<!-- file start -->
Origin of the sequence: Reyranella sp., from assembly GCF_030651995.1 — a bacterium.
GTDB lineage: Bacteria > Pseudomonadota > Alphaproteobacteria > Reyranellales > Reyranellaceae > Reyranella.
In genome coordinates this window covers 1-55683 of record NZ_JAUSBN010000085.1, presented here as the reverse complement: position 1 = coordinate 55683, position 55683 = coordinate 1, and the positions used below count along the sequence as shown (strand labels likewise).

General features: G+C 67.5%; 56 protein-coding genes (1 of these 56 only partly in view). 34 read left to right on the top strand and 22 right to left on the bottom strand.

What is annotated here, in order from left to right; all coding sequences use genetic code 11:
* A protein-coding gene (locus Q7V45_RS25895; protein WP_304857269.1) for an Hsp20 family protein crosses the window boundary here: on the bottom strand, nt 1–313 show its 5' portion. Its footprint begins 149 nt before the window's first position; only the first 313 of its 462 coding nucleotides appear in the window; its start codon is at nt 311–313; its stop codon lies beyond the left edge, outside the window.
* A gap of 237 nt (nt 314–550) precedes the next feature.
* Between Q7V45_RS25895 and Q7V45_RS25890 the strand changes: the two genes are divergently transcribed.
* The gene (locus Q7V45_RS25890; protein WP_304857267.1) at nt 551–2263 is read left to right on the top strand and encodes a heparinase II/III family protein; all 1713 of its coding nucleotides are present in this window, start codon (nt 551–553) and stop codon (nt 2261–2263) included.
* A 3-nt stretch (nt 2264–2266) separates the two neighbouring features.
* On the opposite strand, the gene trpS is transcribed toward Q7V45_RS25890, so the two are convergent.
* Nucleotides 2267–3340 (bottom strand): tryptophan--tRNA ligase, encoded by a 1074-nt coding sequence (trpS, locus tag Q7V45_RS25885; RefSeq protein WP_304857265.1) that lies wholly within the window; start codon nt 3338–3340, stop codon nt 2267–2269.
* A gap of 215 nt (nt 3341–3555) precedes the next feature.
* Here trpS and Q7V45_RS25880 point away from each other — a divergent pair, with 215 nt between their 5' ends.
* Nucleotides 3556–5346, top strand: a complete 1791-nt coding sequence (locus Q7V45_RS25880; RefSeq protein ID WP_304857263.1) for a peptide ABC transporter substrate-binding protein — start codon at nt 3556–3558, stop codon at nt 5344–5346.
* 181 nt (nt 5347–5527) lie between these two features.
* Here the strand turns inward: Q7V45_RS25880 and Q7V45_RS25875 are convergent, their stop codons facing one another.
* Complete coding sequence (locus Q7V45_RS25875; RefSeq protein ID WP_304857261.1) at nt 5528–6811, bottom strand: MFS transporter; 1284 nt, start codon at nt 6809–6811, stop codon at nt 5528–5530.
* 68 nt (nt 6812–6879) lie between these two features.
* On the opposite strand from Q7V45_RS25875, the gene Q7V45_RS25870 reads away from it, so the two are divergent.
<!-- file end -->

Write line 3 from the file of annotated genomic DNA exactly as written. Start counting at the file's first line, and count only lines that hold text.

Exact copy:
In genome coordinates this window covers 1-55683 of record NZ_JAUSBN010000085.1, presented here as the reverse complement: position 1 = coordinate 55683, position 55683 = coordinate 1, and the positions used below count along the sequence as shown (strand labels likewise).